I never tell him enough, just how much I appreciate all he’s tried to teach me…no matter how hard I fought against it.  I’m as hard-headed as he is.  And, if that makes me even more like him…i’m grateful for it.  

for print-6

This past weekend, my wife and I took a little back yard road trip down Highway 82 to Abbeville, Louisiana.  Again, one of those roads and places I never truly appreciated until recently.

IMG_0336We loaded up and set out around 10am and headed south. We had a great time just traveling. We stopped at one spot on the road to shoot…but much like the recent trip with my father, we mostly drove and looked and, just enjoyed being together.  Again, I was amazed at the beauty of Southwest Louisiana and wondered to myself why it took so long to appreciate it.

We finally made it to Abbeville.  It is a cute little town deep in the heart of “Cajun Country”.  In lieu of a plan, we just parked the car on the main drag and just started to look around and shoot.  _MG_0634

Small towns are awesome.  The old architecture, old signs, a town square…there’s tons to see, if you look.

We started in the center and worked our way out.  A little city park gave us a chance to get a little creative with the center fountain, some buildings and a distant spire of an old Catholic cathedral.


Once again, I discovered the beauty of something I would have never considered.  I was a peace (with the one exception being my lack of understanding of the town’s traffic circle…but I recovered from that quickly).


After spending some time in the little park, we decided to locate that spire and see the building it was attached to.  It was a gorgeous old Cathedral called St. Mary Magdalen Catholic Church.  We pulled up and parked out front and began taking photos of this old, beautiful building.  Shortly after we started, an old cajun man approached us.  My first thought was, “are we breaking some kind of religious law?”  After all, we’re Methodist.  This was different turf!!  _MG_0786Well, as the old man got closer, he started telling us that we should go inside and photograph.  He said it was ok and welcomed and assured us they were used to it.  So, we entered.  It was breathtaking and well worth it!!!  However, we both felt a little uncomfortable clicking away as about a dozen or so parishioners were in quiet prayer, so we kept it short.


This day trip was a blast.  Yes, it led to some cool photographs, but in the end, it was more about just being together and discovering that we don’t need to take long, expensive trips to see the beauty and soul of nature and it’s surroundings.  It can be found in our back yard, so to speak.  And, once again, I thank my dad for trying to teach me that lesson for all these years.  -Brice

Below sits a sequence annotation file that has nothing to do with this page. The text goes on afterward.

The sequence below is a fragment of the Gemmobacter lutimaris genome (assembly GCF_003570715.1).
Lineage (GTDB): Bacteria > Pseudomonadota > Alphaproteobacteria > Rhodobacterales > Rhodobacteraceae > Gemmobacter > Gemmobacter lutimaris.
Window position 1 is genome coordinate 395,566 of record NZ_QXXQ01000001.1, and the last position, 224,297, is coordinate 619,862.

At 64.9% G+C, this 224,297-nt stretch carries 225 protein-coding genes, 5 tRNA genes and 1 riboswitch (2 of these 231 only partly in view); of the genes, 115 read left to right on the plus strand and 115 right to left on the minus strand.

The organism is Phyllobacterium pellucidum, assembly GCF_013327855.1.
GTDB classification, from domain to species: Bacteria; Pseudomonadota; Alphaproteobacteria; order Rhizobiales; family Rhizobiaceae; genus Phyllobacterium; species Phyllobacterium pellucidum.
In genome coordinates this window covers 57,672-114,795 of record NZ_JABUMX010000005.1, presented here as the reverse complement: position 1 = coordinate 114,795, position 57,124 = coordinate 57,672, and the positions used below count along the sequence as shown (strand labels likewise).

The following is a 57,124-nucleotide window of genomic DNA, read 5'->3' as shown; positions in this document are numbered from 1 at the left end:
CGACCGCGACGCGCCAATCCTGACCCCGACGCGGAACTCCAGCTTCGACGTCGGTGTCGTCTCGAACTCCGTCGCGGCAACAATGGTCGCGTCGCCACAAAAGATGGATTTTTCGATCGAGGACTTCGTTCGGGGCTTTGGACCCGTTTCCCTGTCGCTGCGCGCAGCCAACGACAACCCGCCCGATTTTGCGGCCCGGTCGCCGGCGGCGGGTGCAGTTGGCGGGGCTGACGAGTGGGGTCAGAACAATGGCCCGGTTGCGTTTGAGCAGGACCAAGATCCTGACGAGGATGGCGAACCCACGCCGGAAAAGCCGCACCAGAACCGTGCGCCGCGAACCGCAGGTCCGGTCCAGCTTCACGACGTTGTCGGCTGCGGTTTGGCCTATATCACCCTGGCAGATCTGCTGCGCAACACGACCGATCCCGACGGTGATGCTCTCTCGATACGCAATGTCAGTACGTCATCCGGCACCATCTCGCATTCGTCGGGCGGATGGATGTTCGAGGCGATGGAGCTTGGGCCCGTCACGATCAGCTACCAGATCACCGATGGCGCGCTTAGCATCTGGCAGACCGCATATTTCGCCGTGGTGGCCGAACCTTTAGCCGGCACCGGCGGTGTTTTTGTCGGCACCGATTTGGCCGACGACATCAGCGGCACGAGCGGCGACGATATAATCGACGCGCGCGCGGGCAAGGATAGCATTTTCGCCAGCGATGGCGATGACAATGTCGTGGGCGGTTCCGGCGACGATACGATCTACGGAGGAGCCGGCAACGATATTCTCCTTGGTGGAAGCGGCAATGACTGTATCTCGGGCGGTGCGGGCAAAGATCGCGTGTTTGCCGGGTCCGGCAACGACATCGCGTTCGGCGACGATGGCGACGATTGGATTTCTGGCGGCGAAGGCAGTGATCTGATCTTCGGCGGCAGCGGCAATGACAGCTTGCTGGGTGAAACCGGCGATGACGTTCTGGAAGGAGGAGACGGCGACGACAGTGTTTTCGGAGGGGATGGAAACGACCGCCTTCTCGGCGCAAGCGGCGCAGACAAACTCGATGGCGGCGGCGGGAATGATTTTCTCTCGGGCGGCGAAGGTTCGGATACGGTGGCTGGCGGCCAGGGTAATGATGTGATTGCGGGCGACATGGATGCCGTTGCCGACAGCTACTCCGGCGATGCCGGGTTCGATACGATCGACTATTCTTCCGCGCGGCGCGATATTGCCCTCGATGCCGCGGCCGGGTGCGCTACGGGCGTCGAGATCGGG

PS- After we left Abbeville, we drove into Lafayette, Louisiana to get some fresh produce at “Fresh Pickin’s” and some breathtaking steaks at “Fresh Market”.  Those steaks were, to quote one of our modern philosophers, “freakin’ sweet”!!!

the art of…Discovery.

The art of being still.

…for me, it’s about slowing down.

blue stone close

I saw a Facebook post today with a link to a story about a new, faster way to tie your shoelaces.  Needless to say, it got my brain thinking.  Has life really gotten so fast, rushed, and in a hurry, that we need a faster way to tie our shoelaces???

I remember a time when, if you wanted to get cash from your checking account, you had to either go into the bank and wait in line or, sit in the drive thru.  Now, all we have to do is drive to the nearest ATM…and even then, it takes too long!!  So, yeah…i guess Brooks was right…”The world went and got itself in a big damn hurry.”

Over the past 3 plus years, i’ve had to teach myself to slow down.  I had to…it was a must…the hurried, worried life was consuming me and slowly killing me with aggravation, frustration, and anger.  What I found was amazing!!  Slowly, I discovered that there was a whole different world out there that I had completely missed out on for 38 years.  And who woulda thunk that world could be entered simply by being still.

stillness in a hurry

One of the things I struggled with, was the fact that it was OK to be still…to stop…to look around…to not just hear and see the quiet…but to really listen and look at it.  It was not just a struggle, but an outright blood bath fight between my ego, which says “what you are doing/going/wanting is too important so, hurry hurry hurry or you’ll miss something you don’t have yet”, and my Soul which was screaming “is what you are doing/going/wanting really that damn important?”  I’m grateful that the Soul had an awesome left hook.